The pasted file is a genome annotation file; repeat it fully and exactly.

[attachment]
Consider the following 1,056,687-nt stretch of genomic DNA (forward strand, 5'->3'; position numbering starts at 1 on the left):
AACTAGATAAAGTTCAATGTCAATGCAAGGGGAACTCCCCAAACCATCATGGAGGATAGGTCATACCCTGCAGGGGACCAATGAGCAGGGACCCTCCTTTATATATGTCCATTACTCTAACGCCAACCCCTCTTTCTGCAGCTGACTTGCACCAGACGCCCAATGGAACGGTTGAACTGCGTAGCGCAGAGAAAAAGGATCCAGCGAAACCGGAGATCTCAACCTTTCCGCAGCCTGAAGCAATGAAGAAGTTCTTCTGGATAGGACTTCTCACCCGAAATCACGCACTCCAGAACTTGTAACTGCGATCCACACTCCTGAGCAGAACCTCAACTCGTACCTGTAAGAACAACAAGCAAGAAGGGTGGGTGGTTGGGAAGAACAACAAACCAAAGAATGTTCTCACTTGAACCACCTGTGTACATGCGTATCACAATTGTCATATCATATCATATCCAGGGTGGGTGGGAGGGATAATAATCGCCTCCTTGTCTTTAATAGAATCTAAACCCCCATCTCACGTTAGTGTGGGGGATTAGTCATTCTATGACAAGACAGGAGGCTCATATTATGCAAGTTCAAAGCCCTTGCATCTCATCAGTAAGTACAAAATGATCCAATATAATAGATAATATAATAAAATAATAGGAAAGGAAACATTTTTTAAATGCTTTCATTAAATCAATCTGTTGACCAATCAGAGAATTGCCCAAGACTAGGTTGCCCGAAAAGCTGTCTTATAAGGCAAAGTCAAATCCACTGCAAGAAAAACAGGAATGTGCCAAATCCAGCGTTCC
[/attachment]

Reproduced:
Consider the following 1,056,687-nt stretch of genomic DNA (forward strand, 5'->3'; position numbering starts at 1 on the left):
AACTAGATAAAGTTCAATGTCAATGCAAGGGGAACTCCCCAAACCATCATGGAGGATAGGTCATACCCTGCAGGGGACCAATGAGCAGGGACCCTCCTTTATATATGTCCATTACTCTAACGCCAACCCCTCTTTCTGCAGCTGACTTGCACCAGACGCCCAATGGAACGGTTGAACTGCGTAGCGCAGAGAAAAAGGATCCAGCGAAACCGGAGATCTCAACCTTTCCGCAGCCTGAAGCAATGAAGAAGTTCTTCTGGATAGGACTTCTCACCCGAAATCACGCACTCCAGAACTTGTAACTGCGATCCACACTCCTGAGCAGAACCTCAACTCGTACCTGTAAGAACAACAAGCAAGAAGGGTGGGTGGTTGGGAAGAACAACAAACCAAAGAATGTTCTCACTTGAACCACCTGTGTACATGCGTATCACAATTGTCATATCATATCATATCCAGGGTGGGTGGGAGGGATAATAATCGCCTCCTTGTCTTTAATAGAATCTAAACCCCCATCTCACGTTAGTGTGGGGGATTAGTCATTCTATGACAAGACAGGAGGCTCATATTATGCAAGTTCAAAGCCCTTGCATCTCATCAGTAAGTACAAAATGATCCAATATAATAGATAATATAATAAAATAATAGGAAAGGAAACATTTTTTAAATGCTTTCATTAAATCAATCTGTTGACCAATCAGAGAATTGCCCAAGACTAGGTTGCCCGAAAAGCTGTCTTATAAGGCAAAGTCAAATCCACTGCAAGAAAAACAGGAATGTGCCAAATCCAGCGTTCC